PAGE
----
Transcontinental Inc. (TSE:TCL.A) will pay a dividend of CA$0.23 on the 19th of October. The dividend yield will be 4.4% based on this payment which is still above the industry average.
Transcontinental's Dividend Is Well Covered By Earnings
We like to see robust dividend yields, but that doesn't matter if the payment isn't sustainable. Prior to this announcement, Transcontinental's dividend was comfortably covered by both cash flow and earnings. This indicates that quite a large proportion of earnings is being invested back into the business.
Over the next year, EPS is forecast to expand by 8.3%. If the dividend continues along recent trends, we estimate the payout ratio will be 54%, which is in the range that makes us comfortable with the sustainability of the dividend.
Transcontinental Has A Solid Track Record
The company has been paying a dividend for a long time, and it has been quite stable which gives us confidence in the future dividend potential. The first annual payment during the last 10 years was CA$0.44 in 2011, and the most recent fiscal year payment was CA$0.90. This works out to be a compound annual growth rate (CAGR) of approximately 7.4% a year over that time. Companies like this can be very valuable over the long term, if the decent rate of growth can be maintained.
Dividend Growth May Be Hard To Come By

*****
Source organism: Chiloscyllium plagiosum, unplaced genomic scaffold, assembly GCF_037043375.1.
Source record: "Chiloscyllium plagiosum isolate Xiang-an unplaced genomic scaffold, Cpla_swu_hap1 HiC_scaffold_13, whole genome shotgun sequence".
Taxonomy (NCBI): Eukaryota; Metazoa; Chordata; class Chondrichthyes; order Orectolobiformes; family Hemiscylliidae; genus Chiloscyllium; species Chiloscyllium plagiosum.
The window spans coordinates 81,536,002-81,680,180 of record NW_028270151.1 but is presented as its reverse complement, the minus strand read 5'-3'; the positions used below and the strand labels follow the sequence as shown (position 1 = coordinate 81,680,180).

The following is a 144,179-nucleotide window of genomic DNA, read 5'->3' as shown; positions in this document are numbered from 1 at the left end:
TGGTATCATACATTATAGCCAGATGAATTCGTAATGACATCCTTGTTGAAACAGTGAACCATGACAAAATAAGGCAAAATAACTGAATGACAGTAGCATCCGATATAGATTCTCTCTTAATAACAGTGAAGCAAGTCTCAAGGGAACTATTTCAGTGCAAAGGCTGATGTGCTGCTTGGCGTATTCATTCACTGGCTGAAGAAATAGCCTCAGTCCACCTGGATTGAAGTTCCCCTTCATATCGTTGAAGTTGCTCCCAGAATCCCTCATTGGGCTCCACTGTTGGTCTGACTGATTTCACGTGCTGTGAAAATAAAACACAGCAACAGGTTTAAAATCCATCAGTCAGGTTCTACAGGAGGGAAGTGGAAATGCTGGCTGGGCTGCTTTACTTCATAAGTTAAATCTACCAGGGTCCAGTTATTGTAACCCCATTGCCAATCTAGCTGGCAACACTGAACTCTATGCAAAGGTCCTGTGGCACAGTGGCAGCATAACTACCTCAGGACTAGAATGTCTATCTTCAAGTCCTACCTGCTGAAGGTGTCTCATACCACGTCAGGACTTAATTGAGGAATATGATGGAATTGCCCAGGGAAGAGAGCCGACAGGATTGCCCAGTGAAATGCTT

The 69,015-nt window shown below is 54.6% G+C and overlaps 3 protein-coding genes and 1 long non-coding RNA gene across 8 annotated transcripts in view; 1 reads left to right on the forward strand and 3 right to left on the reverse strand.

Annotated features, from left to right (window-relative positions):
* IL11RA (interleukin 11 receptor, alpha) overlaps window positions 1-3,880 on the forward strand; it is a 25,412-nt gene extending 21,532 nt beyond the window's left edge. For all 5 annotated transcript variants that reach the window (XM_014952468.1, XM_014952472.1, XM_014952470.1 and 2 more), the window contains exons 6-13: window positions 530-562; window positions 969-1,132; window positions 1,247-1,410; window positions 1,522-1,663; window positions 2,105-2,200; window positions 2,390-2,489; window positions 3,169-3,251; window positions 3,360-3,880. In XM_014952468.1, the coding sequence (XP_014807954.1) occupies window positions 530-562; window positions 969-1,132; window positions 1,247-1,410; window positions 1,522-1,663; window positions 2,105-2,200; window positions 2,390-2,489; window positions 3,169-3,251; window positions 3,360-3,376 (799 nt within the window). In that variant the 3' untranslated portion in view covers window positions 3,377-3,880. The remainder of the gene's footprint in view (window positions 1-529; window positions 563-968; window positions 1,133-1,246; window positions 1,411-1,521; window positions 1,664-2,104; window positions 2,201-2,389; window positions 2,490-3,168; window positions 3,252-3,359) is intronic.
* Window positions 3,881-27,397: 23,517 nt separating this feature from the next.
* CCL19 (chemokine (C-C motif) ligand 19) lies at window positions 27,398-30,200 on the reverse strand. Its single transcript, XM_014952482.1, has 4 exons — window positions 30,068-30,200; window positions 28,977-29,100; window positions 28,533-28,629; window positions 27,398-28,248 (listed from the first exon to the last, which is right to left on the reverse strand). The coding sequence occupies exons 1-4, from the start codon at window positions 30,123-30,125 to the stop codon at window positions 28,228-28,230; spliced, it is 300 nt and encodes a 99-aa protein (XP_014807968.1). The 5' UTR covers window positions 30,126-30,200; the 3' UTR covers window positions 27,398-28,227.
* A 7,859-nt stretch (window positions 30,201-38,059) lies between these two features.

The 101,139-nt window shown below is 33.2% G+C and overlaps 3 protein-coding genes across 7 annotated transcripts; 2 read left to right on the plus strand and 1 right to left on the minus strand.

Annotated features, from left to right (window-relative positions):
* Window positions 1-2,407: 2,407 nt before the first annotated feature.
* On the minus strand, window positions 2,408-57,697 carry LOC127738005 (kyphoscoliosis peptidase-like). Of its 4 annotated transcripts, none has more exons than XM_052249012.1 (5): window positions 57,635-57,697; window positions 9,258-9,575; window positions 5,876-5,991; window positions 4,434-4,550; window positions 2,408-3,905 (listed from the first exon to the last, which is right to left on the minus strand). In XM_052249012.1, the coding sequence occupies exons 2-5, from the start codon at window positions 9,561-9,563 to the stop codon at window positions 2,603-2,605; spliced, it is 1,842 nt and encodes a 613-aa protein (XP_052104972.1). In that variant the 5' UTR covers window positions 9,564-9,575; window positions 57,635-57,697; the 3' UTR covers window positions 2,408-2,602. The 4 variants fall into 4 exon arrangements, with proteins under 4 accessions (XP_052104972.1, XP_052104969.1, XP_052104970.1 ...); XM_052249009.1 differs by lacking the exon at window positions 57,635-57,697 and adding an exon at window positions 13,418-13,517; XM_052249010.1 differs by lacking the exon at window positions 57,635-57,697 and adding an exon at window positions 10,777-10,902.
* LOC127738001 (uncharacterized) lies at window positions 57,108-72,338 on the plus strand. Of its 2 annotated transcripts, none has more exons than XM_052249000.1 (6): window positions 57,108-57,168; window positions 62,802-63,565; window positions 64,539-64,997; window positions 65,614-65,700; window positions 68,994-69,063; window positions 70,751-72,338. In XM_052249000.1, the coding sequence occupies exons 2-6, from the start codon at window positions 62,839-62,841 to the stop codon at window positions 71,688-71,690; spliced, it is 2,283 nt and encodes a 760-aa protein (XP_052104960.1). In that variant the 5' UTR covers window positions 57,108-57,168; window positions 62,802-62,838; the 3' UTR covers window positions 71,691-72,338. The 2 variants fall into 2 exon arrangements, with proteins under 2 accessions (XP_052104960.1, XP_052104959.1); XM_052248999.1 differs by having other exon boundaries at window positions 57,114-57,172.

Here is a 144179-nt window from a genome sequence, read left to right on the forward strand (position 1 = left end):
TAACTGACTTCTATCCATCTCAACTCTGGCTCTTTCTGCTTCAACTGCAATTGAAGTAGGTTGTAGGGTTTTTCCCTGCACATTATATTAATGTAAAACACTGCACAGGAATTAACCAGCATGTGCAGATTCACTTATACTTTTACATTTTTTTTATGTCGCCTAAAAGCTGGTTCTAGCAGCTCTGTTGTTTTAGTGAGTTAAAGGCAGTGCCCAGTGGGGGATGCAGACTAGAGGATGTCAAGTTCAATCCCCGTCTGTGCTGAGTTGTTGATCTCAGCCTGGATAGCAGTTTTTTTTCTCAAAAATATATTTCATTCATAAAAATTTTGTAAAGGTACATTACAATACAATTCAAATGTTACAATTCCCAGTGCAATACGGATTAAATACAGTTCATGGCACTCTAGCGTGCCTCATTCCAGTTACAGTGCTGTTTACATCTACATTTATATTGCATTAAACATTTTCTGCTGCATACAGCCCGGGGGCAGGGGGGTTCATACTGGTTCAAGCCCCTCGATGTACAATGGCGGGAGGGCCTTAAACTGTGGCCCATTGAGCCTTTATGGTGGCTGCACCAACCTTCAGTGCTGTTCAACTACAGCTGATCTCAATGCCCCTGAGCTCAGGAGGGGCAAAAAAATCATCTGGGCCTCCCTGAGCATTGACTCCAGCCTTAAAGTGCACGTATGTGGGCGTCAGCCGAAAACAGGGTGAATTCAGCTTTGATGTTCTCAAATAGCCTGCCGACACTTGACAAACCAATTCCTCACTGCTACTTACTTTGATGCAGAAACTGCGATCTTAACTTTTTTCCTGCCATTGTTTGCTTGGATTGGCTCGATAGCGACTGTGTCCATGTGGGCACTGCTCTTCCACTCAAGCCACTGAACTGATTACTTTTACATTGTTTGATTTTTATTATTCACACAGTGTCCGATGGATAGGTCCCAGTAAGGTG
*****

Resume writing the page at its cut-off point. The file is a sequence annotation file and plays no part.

Investors who have held shares in the company for the past few years will be happy with the dividend income they have received. However, things aren't all that rosy. Over the past five years, it looks as though Transcontinental's EPS has declined at around 7.9% a year. If the company is making less over time, it naturally follows that it will also have to pay out less in dividends. However, the next year is actually looking up, with earnings set to rise. We would just wait until it becomes a pattern before getting too excited.
Overall, we think Transcontinental is a solid choice as a dividend stock, even though the dividend wasn't raised this year. While the payments look sustainable for now, earnings have been shrinking so the dividend could come under pressure in the future. The dividend looks okay, but there have been some issues in the past, so we would be a little bit cautious.
Market movements attest to how highly valued a consistent dividend policy is compared to one which is more unpredictable. Meanwhile, despite the importance of dividend payments, they are not the only factors our readers should know when assessing a company. For example, we've picked out 2 warning signs for Transcontinental that investors should know about before committing capital to this stock. Looking for more high-yielding dividend ideas? Try our curated list of strong dividend payers.
This article by Simply Wall St is general in nature. We provide commentary based on historical data and analyst forecasts only using an unbiased methodology and our articles are not intended to be financial advice. It does not constitute a recommendation to buy or sell any stock, and does not take account of your objectives, or your financial situation. We aim to bring you long-term focused analysis driven by fundamental data. Note that our analysis may not factor in the latest price-sensitive company announcements or qualitative material. Simply Wall St has no position in any stocks mentioned.
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